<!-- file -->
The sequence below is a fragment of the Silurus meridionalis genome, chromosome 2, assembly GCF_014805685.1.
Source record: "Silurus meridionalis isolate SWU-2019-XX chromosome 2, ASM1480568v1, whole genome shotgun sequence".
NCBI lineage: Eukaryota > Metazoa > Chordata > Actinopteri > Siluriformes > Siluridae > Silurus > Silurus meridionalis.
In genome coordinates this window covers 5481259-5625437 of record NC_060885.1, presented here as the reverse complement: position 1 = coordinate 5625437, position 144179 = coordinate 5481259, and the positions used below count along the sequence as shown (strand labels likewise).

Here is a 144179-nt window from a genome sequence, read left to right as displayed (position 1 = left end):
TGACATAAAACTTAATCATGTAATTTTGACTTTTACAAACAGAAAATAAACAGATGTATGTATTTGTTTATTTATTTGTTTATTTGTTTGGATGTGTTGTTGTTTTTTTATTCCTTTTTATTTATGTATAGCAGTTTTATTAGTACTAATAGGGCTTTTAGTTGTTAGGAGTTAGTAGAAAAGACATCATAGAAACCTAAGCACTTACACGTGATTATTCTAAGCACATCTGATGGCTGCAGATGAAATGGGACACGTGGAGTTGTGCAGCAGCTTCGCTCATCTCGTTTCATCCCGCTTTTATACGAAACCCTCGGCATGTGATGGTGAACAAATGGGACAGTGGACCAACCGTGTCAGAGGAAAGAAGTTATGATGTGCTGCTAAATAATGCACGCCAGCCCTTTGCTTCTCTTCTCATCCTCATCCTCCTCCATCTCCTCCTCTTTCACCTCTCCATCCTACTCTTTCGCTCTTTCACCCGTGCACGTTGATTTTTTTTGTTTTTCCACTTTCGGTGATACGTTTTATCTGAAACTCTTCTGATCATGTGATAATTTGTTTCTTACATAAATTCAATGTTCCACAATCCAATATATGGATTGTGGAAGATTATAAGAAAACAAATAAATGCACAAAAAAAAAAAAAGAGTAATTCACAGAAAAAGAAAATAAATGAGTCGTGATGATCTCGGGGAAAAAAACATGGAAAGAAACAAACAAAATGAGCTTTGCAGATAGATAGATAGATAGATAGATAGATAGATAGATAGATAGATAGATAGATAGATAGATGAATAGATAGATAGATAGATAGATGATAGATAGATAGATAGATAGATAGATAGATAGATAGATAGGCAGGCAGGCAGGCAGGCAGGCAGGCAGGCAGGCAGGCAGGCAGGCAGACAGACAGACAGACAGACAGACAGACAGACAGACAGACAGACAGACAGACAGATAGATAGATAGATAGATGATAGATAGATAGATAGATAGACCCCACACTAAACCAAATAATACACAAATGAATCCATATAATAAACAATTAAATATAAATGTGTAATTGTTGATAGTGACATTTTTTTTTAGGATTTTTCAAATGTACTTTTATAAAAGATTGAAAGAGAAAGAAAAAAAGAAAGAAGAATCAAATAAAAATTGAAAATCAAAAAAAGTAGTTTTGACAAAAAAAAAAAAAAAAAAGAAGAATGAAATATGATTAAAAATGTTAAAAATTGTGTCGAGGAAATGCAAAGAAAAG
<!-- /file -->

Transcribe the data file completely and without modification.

The sequence below is a fragment of the Silurus meridionalis genome, chromosome 2, assembly GCF_014805685.1.
Source record: "Silurus meridionalis isolate SWU-2019-XX chromosome 2, ASM1480568v1, whole genome shotgun sequence".
NCBI lineage: Eukaryota > Metazoa > Chordata > Actinopteri > Siluriformes > Siluridae > Silurus > Silurus meridionalis.
In genome coordinates this window covers 5481259-5625437 of record NC_060885.1, presented here as the reverse complement: position 1 = coordinate 5625437, position 144179 = coordinate 5481259, and the positions used below count along the sequence as shown (strand labels likewise).

Here is a 144179-nt window from a genome sequence, read left to right as displayed (position 1 = left end):
TGACATAAAACTTAATCATGTAATTTTGACTTTTACAAACAGAAAATAAACAGATGTATGTATTTGTTTATTTATTTGTTTATTTGTTTGGATGTGTTGTTGTTTTTTTATTCCTTTTTATTTATGTATAGCAGTTTTATTAGTACTAATAGGGCTTTTAGTTGTTAGGAGTTAGTAGAAAAGACATCATAGAAACCTAAGCACTTACACGTGATTATTCTAAGCACATCTGATGGCTGCAGATGAAATGGGACACGTGGAGTTGTGCAGCAGCTTCGCTCATCTCGTTTCATCCCGCTTTTATACGAAACCCTCGGCATGTGATGGTGAACAAATGGGACAGTGGACCAACCGTGTCAGAGGAAAGAAGTTATGATGTGCTGCTAAATAATGCACGCCAGCCCTTTGCTTCTCTTCTCATCCTCATCCTCCTCCATCTCCTCCTCTTTCACCTCTCCATCCTACTCTTTCGCTCTTTCACCCGTGCACGTTGATTTTTTTTGTTTTTCCACTTTCGGTGATACGTTTTATCTGAAACTCTTCTGATCATGTGATAATTTGTTTCTTACATAAATTCAATGTTCCACAATCCAATATATGGATTGTGGAAGATTATAAGAAAACAAATAAATGCACAAAAAAAAAAAAAGAGTAATTCACAGAAAAAGAAAATAAATGAGTCGTGATGATCTCGGGGAAAAAAACATGGAAAGAAACAAACAAAATGAGCTTTGCAGATAGATAGATAGATAGATAGATAGATAGATAGATAGATAGATAGATAGATAGATAGATGAATAGATAGATAGATAGATAGATGATAGATAGATAGATAGATAGATAGATAGATAGATAGATAGGCAGGCAGGCAGGCAGGCAGGCAGGCAGGCAGGCAGGCAGGCAGGCAGACAGACAGACAGACAGACAGACAGACAGACAGACAGACAGACAGACAGACAGATAGATAGATAGATAGATGATAGATAGATAGATAGATAGACCCCACACTAAACCAAATAATACACAAATGAATCCATATAATAAACAATTAAATATAAATGTGTAATTGTTGATAGTGACATTTTTTTTTAGGATTTTTCAAATGTACTTTTATAAAAGATTGAAAGAGAAAGAAAAAAAGAAAGAAGAATCAAATAAAAATTGAAAATCAAAAAAAGTAGTTTTGACAAAAAAAAAAAAAAAAAAGAAGAATGAAATATGATTAAAAATGTTAAAAATTGTGTCGAGGAAATGCAAAGAAAAG